Later in 1987 the Greyhound Lines, Inc., the GLI, the new firm based in Dallas, further bought also the Trailways, Inc., the TWI, its largest competitor, and merged it into the GLI.
The GLI has continued to experience difficulties and lackluster performance under a succession of new owners and new executives – while continuing to reduce its level of service – by hauling fewer passengers aboard fewer coaches on fewer trips along fewer routes with fewer stops in fewer communities in fewer states – and by doing so on fewer days – that is, increasingly operating some trips less often than every day (fewer than seven days per week) – and by using fewer through-coaches, thus requiring passengers to make more transfers (from one coach to another).
After the sale to the GLI, The Greyhound Corporation changed its name to the Greyhound-Dial Corporation, then the Dial Corporation, then the Viad Corporation. [The contrived name Viad appears to be a curious respelling of the former name Dial – if one scrambles the letters D, I, and A, then turns the V upside down and regards it as the Greek letter lambda – Λ – that is, the Greek equivalent of the Roman or Latin letter L.]
The website of the Viad Corporation (http://www.viad.com) in September 2008 makes no mention of its corporate history or its past relationship to Greyhound – that is, its origin as The Greyhound Corporation.
Preliminaries toward Continental Trailways
For a while during the 1930s Maurice Edwin (M.E.) Moore, from Jackson, Tennessee, worked as a field passenger agent for the Dixie GL (after first working in 1928 at age 18 as a ticket agent at a bus station in Little Rock, Arkansas). Sometime late in the -30s Moore left the DGL, then he founded the Arkansas Motor Coaches, based in Little Rock, bought 16 Flxible Clippers, and started running them between Little Rock and Texarkana via Hot Springs. [A Flxible Clipper, a product of The Flxible Company, built in Loudonville, Ohio, was a small, short, modest, relatively inexpensive coach with 21-29 seats and a Buick (straight-8) or Chevrolet (straight-6) gasoline engine.] He soon extended from Little Rock to Memphis. In 1943 he bought the Bowen Motor Coach Company (based in Fort Worth, Texas), which had become a major carrier through a large part of the Lone-star State. [The Bowen firm was already a member of the Trailways association and thus was called also the Bowen Trailways.]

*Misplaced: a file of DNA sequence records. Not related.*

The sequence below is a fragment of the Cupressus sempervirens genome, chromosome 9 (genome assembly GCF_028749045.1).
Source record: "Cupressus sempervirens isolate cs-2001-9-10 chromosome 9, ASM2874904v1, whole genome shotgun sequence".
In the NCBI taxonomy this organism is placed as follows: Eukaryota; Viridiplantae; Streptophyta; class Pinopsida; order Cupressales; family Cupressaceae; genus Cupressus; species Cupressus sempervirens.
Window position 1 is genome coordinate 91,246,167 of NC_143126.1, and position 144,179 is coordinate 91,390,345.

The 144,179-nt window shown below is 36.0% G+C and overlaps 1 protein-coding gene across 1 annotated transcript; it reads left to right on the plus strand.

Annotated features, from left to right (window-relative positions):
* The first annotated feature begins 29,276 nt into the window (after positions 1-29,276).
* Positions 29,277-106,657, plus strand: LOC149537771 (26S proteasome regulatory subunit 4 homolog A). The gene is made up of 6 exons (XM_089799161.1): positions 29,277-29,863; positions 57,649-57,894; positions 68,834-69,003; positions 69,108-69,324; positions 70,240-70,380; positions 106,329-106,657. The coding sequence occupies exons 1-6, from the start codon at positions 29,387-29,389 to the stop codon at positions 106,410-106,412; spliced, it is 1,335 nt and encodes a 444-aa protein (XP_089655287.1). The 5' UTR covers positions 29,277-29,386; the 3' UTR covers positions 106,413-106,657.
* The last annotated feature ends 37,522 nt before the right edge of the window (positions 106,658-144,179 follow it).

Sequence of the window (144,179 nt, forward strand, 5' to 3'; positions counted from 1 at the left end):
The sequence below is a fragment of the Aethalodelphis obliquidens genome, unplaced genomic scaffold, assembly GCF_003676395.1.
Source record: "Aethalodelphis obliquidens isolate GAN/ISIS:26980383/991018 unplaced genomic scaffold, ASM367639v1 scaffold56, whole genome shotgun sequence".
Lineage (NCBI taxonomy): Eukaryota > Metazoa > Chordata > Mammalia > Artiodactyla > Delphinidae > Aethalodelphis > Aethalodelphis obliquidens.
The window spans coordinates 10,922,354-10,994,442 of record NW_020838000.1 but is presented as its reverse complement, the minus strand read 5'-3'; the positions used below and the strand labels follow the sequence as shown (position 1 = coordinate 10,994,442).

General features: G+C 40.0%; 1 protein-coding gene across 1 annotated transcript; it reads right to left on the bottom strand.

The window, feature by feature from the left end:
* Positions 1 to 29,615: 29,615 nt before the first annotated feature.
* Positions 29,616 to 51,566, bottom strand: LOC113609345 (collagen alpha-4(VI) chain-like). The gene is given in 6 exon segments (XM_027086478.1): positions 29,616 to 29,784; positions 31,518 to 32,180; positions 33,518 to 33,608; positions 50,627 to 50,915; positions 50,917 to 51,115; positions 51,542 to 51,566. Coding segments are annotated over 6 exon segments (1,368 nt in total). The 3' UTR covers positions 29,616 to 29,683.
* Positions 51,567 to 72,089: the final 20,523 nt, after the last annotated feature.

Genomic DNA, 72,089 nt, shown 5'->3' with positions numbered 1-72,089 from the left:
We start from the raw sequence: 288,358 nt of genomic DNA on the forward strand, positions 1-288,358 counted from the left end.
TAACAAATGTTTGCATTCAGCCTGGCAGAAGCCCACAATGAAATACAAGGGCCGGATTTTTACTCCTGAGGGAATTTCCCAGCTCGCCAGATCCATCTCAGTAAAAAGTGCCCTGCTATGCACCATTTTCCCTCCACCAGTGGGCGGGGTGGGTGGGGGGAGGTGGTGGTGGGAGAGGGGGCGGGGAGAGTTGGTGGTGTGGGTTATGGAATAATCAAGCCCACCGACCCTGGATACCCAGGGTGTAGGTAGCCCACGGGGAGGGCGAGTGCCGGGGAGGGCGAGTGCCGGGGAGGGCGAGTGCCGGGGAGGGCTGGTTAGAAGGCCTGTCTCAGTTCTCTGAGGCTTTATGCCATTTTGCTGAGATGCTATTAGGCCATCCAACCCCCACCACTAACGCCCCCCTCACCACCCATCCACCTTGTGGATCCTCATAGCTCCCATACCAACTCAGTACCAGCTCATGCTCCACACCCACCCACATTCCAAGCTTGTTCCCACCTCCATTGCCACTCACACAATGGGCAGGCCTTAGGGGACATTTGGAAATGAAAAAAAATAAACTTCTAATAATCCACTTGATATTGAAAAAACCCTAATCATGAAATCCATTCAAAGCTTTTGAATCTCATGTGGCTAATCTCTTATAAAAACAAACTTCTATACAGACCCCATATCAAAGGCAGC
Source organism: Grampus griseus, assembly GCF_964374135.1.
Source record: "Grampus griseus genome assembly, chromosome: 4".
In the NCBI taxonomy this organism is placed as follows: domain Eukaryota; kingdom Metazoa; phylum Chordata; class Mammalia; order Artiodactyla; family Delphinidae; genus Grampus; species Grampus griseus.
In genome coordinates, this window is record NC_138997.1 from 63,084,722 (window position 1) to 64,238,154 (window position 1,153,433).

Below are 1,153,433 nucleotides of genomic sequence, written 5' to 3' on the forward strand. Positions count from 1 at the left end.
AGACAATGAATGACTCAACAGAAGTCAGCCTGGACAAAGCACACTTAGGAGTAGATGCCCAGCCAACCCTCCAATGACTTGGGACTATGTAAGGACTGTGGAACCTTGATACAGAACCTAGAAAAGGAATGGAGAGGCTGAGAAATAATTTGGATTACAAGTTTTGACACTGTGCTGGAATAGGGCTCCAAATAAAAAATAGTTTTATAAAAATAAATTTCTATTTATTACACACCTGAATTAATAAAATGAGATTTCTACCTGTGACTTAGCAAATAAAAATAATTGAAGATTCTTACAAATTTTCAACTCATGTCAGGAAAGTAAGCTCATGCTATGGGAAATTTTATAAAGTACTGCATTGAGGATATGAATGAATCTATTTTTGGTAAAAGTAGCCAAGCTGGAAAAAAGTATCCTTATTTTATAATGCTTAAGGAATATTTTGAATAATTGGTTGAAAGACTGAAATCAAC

Thus began the Continental Bus System, which soon led to the formation of the Transcontinental Bus System, both based in Dallas, Texas, both using the brand name, trade name, or service name of the Continental Trailways, which together eventually became by far the largest member company in the National Trailways association, and which in 1968 became a subsidiary of the Holiday Inns of America, based in Memphis, and later became renamed as the Trailways, Inc., the TWI – which the Greyhound Lines, Inc., the GLI, bought in 1987 and merged into the GLI.
Kinship with Federal Express
- The Greyhound Corporation
- Atlantic Greyhound Lines
- Capitol Greyhound Lines
- Florida Greyhound Lines
- Great Lakes Greyhound Lines
- Southeastern Greyhound Lines
- Teche Greyhound Lines
- Tennessee Coach Company
- Hixson, Kenneth (2001). Pick of the Litter. Lexington: Centerville Book Company. ISBN 0-87642-016-1.
- Jackson, Carlton (1984). Hounds of the Road. Dubuque: Kendall Hunt Publishing Company. ISBN 0-87972-270-3.
- Meier, Albert, and John Hoschek (1975). Over the Road. Upper Montclair, NJ (US): Motor Bus Society. No ISBN.
- Schisgall, Oscar (1985). The Greyhound Story. Chicago: J.G. Ferguson Publishing Company. ISBN 0-385-19690-3.
- Trimble, Vance (1993). Overnight Success. New York City: Crown Publishers. ISBN 0-517-58510-3.
- Motor Coach Age (a publication of the Motor Bus Society), various issues, especially these:
- August 1977;
- July–August 1990;
- April–June 1995;
- October–December 1996;
- October–December 1997;
- October–December 1998.
- Backfire, the corporate newspaper for the Southeastern Greyhound Lines, all issues, from January 1938 through February 1956.
- Jon's Trailways History Corner, a web-based Trailways history by Jan Hobijn (also known as Jon Hobein) at http://cw42.tripod.com/Jon.html.
- Web-based schedules and historical data at http://www.greyhound.com.